Thursday, May 28, 2009

"Reading the Mormon Gothic" in Dialogue

I've got a review essay of the Twilight Saga in the latest edition of Dialogue. It's called "Reading the Mormon Gothic" and is my jumping off point for this conference paper. Here's an excerpt to whet your appetite enough (maybe) to purchase a copy of this issue or to subscribe to the journal:

Mormons and vampires—a strange combination, indeed. Stephenie Meyer first brought them together in her mock-epic series of Twilight novels, a contemporary literary phenomenon that sprang, true to the classic gothic impulse, from the author’s vividly persistent dream. The series tracks Isabella (“Bella”) Swan and her “vegetarian” vampire beau, Edward Cullen, as they first meet in Forks, Washington, fall into forbidden love, and, after conquering a series of increasingly threatening obstacles, live happily ever after as immortal husband and wife.

Although there is little in the story that openly speaks to Latter-day Saint theology, its cultural reception, most notably among active Latter-day Saints (particularly LDS youth), and Meyer’s self-avowed Mormonism virtually beg readers to view it as an article of the faith. For some enthusiastic readers, this response entails adoring Meyer’s commitment to her characters’ chastity, her apparent affirmation of choice and moral agency, and her infusion of light into the darkly erotic mythology of vampires.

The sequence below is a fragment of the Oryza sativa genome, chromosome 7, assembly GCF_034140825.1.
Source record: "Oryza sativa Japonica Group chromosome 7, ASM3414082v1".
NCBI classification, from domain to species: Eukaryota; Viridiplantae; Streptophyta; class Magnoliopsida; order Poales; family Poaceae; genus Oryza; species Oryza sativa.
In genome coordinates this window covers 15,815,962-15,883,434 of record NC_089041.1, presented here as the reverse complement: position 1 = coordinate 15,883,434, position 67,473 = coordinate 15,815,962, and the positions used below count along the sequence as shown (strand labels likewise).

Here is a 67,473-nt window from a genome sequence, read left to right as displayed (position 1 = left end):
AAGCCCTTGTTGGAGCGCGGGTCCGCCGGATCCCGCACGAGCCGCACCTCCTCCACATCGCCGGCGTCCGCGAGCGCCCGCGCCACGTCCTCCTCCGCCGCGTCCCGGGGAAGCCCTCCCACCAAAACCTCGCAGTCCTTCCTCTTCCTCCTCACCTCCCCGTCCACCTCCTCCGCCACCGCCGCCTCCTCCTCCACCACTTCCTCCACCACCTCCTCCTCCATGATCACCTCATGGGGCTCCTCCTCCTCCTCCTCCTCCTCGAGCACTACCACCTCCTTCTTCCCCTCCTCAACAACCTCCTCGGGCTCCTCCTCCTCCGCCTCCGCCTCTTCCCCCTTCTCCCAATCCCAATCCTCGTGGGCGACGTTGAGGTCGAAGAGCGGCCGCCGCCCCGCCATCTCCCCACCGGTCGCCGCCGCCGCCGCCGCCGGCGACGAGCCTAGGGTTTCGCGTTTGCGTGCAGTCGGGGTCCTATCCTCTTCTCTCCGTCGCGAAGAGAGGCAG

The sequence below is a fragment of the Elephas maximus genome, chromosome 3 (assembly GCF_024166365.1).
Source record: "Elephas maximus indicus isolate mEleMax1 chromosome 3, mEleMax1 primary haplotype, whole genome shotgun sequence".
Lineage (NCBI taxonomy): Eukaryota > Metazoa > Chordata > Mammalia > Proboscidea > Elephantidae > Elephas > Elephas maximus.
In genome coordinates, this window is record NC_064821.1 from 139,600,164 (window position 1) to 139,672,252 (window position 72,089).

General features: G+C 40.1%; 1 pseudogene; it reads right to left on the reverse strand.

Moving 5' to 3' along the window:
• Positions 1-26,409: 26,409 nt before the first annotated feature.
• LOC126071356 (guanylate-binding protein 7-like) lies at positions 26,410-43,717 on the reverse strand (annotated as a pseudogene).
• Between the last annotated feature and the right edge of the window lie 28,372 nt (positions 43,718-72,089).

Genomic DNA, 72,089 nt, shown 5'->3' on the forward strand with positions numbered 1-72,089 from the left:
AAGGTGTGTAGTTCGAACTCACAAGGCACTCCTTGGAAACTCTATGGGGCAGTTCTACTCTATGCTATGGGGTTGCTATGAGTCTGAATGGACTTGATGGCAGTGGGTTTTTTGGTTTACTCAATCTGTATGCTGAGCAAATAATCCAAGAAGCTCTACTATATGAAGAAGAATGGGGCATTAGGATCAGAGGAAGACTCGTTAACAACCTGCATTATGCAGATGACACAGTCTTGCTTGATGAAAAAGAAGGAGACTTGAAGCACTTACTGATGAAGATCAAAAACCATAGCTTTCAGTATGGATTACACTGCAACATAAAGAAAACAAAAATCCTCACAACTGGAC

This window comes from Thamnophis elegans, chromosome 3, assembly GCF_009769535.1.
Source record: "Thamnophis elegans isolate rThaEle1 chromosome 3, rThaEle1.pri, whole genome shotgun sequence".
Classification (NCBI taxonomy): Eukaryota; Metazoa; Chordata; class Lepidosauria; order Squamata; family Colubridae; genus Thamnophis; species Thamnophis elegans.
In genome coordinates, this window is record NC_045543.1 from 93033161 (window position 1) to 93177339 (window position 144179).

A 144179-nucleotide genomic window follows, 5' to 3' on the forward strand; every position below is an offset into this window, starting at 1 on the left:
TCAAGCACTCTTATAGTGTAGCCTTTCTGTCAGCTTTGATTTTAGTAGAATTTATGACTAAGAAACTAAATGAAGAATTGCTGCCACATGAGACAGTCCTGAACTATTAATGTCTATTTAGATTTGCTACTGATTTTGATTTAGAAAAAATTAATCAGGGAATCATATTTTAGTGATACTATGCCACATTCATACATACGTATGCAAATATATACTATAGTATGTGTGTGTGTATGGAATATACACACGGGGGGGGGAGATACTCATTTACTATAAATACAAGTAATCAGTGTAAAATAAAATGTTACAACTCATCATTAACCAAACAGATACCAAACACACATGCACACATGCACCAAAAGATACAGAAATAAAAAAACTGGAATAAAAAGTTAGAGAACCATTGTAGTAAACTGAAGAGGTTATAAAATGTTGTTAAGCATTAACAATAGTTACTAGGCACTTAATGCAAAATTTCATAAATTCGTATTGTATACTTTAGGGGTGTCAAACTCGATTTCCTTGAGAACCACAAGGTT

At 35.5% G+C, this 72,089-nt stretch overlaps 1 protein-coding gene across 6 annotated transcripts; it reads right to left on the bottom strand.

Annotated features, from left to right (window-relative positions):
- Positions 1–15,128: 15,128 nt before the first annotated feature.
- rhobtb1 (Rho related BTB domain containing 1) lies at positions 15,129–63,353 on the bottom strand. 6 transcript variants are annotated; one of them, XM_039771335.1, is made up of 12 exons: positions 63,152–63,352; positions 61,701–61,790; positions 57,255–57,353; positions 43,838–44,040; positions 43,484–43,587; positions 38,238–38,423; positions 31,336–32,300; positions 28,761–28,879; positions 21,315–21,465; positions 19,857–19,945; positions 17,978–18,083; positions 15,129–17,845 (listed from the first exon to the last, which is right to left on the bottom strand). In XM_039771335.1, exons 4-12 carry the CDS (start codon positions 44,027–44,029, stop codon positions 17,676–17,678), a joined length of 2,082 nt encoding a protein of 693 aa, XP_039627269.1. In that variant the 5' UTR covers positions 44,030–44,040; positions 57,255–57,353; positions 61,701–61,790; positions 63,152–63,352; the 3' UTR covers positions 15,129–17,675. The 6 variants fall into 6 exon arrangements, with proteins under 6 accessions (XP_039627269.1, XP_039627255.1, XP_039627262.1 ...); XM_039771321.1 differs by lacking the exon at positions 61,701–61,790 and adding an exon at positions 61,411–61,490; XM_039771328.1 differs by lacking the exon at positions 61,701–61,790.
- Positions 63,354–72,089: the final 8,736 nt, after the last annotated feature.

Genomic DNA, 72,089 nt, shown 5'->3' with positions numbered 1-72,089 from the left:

However, for some orthodox Mormons, the uncanniness of Meyer’s world simply misses the mark of LDS theology. In an assembly of letters written to the editor of Meridian Magazine in response to the magazine’s positive treatment of the Twilight Saga, several readers wonder how we Mormons, “the children of . . . Light,” can justifiably indulge ourselves by reading literary works situated in supernatural realms of darkness and touching the inherent sensuality of human experience. How have we, “the very Elect” of God, one asks, “been hood winked [sic] and dazzled by the Adversary” into thinking that Twilight and its sequels are “harmless” entertainment? For despite Twilight’s squeaky clean fa├žade, the story seethes with an “erotics of abstinence," a muted sexual interplay that arises as Bella’s hormones and Edward’s bloodlust repeatedly interact and their bodies ache to possess one another, often actively to the point of arousal, though never beyond sexual climax until after their marriage in Breaking Dawn.

And the really exciting thing about this issue? Three AMVers are represented: Eric Jepson and Shawn Bailey also have short stories here. I think it's the beginning of a Mormon letters coup...